The lawyer for a Black woman whose hostile workplace claim against a Black boss's N-word rant produced a $280,000 jury award says she hopes the case teaches society something. "It's the most offensive word in the English language," attorney Marjorie M. Sharpe said outside federal court in Manhattan after a jury Tuesday added $30,000 in punitive damages to go with a $250,000 compensatory damages award it imposed last week against STRIVE East Harlem and founder Rob Carmona.
Sharpe stood with her client, 38-year-old Brandi Johnson, after a jury of six men and two women determined Carmona owes her $25,000 and STRIVE $5,000 in additional damages in a case that put a legal microscope to the concept that the word that is a degrading slur when spoken by whites can be used without retribution and sometimes affectionately among Blacks, even in the workplace.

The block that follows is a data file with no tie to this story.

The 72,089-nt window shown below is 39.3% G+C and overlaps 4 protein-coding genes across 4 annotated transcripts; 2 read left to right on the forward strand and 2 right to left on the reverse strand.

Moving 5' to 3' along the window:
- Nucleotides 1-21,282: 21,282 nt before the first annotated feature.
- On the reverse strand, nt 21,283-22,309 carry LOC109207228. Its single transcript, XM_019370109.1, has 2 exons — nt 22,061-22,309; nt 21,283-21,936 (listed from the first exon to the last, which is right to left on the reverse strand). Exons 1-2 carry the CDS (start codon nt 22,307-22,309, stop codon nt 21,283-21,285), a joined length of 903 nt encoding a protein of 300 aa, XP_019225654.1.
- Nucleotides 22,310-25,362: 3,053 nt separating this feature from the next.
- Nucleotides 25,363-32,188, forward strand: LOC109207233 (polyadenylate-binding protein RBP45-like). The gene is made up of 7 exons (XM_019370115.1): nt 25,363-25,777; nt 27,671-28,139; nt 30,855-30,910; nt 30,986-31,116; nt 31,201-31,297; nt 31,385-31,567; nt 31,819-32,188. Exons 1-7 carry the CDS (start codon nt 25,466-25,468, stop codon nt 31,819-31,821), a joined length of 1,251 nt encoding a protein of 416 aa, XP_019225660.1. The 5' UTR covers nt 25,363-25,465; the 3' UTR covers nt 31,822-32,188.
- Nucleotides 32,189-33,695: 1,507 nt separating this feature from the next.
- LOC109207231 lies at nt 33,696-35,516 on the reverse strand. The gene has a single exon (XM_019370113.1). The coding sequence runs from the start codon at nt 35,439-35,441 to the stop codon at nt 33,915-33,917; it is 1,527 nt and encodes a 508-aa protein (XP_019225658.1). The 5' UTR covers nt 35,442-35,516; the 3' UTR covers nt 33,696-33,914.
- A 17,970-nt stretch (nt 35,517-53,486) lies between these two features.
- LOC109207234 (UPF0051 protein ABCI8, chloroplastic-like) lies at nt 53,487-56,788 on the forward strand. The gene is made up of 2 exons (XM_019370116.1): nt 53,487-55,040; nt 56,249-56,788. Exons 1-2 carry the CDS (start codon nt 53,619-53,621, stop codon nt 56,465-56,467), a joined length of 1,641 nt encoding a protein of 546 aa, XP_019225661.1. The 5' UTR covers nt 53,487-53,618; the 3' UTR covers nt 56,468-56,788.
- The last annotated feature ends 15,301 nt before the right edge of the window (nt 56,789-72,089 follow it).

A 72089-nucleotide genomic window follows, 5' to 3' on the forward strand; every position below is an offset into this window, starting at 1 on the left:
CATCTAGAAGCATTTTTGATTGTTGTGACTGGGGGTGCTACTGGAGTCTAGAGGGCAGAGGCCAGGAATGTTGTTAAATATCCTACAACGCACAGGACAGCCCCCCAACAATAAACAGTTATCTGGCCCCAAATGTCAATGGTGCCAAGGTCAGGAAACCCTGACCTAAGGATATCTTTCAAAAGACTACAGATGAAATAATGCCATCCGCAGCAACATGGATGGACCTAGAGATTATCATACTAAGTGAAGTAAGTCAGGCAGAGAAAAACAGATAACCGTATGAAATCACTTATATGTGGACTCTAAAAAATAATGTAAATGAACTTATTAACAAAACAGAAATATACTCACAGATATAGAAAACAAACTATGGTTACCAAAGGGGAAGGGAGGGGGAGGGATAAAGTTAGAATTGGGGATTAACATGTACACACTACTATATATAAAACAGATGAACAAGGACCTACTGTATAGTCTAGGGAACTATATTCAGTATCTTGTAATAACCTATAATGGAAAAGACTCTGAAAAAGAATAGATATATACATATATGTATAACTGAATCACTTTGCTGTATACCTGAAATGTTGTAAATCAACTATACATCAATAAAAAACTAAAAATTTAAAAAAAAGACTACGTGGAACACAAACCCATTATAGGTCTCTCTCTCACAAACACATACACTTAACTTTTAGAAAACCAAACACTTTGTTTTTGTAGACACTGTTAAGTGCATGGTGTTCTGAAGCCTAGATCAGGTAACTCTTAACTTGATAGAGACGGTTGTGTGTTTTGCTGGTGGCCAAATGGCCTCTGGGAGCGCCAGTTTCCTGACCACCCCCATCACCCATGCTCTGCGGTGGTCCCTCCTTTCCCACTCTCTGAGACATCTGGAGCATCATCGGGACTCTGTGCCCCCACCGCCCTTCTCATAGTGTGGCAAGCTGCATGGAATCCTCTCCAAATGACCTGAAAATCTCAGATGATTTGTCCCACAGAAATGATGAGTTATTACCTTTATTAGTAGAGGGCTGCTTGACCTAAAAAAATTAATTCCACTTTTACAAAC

Sharpe said the double standard had persisted far too long as "people have tried to take the sting away from the N-word." Johnson said she hopes the word now "won't be tolerated no matter what your race is." Carmona, a 61-year-old Black man of Puerto Rican descent, had testified at the trial that he was dispensing tough love in language he faced from counselors who turned him from a drug addict with an arrest record into the creator of an often-praised organization that has helped nearly 50,000 hard-to-employ people find work since 1984.